For 13 years now, friends and family have been gathering in an undisclosed corner of Potter County, Pennsylvania during the third weekend of July to create a glorious giant chicken of wood, straw, and gunpowder only to burn it. See why we keep the location undisclosed? The Chicken Inferno is always one of the highlights of my year, but bird watching rarely takes center stage at the event. This year, though, the birding was better than usual.

Over the years, I’ve chronicled an apparent decline in the numbers of the birds hanging around the kill-zone. Perhaps over a decade of low-grade pyrotechnics saturating the environment has tainted the area or maybe the birds just don’t dig the concept. In any case, common species like Cedar Waxwings, Chipping Sparrows, Song Sparrows, Black-capped Chickadees, Mourning Doves, American Robins, and American Goldfinch still make the scene. Turkey Vultures, American Crows, and Red-tailed Hawks continue to patrol the skies. Eastern Bluebirds and Ruby-throated Hummingbirds drop by periodically and Red-winged Blackbirds maintain their angry vigil in defense of their pond. None of these species may be as numerous as in years past, but their continued presence adds to the vibrancy and beauty of the tableau.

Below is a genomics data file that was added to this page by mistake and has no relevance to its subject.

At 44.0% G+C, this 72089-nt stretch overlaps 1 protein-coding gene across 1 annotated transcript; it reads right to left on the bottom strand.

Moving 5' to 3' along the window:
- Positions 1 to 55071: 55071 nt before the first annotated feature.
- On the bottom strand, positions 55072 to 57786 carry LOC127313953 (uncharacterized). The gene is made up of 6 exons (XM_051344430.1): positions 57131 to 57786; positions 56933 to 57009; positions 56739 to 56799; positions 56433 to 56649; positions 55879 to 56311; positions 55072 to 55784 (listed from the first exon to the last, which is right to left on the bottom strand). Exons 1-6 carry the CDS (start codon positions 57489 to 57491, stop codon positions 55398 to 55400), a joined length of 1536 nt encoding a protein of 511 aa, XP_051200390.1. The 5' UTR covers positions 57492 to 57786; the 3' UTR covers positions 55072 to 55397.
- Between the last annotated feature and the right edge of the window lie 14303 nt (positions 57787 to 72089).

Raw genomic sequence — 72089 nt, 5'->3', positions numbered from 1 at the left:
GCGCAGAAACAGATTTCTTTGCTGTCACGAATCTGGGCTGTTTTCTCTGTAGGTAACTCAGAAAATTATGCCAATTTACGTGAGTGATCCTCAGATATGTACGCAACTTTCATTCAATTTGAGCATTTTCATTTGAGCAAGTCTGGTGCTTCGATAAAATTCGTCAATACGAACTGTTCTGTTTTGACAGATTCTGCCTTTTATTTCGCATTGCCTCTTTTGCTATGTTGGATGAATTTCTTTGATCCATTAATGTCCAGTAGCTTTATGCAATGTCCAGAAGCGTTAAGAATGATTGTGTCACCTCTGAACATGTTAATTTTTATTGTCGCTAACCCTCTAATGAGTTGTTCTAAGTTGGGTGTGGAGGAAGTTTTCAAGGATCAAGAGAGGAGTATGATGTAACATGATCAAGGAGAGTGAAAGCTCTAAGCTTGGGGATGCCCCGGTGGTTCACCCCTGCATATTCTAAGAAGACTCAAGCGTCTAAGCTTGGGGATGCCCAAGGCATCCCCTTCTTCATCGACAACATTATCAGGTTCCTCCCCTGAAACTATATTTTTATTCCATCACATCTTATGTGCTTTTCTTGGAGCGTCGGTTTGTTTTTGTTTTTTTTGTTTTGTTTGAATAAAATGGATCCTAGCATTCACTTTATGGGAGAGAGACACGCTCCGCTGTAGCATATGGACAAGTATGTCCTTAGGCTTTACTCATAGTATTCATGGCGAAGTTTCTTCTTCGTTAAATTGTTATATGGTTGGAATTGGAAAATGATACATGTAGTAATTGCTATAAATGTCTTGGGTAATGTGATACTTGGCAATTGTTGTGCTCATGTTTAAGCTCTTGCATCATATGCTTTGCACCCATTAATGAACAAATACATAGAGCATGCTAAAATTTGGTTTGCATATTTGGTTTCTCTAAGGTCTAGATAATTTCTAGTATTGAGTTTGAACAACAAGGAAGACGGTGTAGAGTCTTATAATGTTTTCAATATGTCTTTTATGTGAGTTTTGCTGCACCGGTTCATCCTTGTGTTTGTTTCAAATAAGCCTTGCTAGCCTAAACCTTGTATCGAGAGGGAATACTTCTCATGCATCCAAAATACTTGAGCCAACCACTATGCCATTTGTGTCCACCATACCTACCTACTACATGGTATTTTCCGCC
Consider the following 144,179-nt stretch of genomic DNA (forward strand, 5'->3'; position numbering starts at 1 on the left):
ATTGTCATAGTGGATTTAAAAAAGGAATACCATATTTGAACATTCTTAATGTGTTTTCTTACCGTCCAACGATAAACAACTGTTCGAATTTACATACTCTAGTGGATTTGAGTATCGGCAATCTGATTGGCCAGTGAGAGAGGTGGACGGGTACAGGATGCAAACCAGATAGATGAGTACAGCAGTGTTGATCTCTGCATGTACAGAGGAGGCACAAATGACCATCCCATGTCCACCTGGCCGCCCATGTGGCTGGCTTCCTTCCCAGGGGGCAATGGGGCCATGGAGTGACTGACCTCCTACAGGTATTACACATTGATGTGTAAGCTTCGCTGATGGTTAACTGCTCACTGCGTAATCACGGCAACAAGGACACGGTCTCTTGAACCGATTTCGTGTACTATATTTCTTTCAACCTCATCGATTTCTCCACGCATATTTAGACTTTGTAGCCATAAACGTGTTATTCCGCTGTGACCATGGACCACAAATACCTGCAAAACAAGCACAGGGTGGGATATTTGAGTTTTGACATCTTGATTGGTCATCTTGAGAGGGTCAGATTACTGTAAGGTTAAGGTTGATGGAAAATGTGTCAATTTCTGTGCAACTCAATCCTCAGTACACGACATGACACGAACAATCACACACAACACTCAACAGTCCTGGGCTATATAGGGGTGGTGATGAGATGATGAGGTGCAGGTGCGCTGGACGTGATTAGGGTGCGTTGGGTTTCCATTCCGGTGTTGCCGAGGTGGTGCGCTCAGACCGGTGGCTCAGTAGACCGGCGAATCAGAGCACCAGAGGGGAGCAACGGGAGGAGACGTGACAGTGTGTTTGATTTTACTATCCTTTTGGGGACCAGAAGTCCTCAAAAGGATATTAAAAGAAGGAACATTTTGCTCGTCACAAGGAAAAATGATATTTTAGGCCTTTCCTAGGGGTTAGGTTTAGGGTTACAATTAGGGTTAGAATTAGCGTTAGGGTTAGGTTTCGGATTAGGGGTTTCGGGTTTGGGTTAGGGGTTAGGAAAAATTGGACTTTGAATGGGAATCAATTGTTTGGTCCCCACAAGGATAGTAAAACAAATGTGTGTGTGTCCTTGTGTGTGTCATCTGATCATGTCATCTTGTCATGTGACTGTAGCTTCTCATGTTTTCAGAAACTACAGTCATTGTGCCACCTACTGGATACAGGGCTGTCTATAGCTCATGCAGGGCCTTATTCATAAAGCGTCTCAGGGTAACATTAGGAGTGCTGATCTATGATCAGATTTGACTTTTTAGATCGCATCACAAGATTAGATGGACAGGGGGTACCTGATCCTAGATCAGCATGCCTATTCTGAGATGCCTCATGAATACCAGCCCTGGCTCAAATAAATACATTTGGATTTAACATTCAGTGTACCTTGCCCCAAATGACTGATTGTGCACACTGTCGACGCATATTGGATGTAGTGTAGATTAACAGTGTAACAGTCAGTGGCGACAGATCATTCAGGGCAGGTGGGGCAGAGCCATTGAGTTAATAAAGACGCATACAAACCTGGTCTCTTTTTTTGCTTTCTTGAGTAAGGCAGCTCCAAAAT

What I’m really excited about, however, are the new birds I’ve added to the list for my father-in-law’s extended yard. I don’t usually get away for real, which is to say focused, bird watching during this wild weekend. That must explain why I’ve missed crackers like Scarlet Tanager and Indigo Bunting at this elevation in years past! I was also genuinely thrilled to find Eastern Wood-Pewee, Least Flycatcher, Red-eyed Vireo, American Redstart, and plenty of juvenile Rose-breasted Grosbeaks. The Eastern Towhees were also a lot more vocal and visible than usual.

How about the big bird, the gigantic galliform around which our weekend revolves? This year, we went with a Picasso chicken. In tribute to the master, our chicken was constructed in multiple planes. Check it out from one angle…

Look from the other side…

Now observe it from the perspective where all the separate parts come together to produce the abstract whole…

Once we rendered this masterpiece in wood, we stuffed it with flammables and wired it with fireworks. The passion and intensity with which it burned would have done old Pablo proud!


Written by Mike
Mike is a leading authority in the field of standardized test preparation, but he's also a traveler who fully expects to see every bird in the world. Besides founding 10,000 Birds in 2003, Mike has also created a number of other entertaining but now extirpated nature blog resources, particularly the Nature Blog Network and I and the Bird.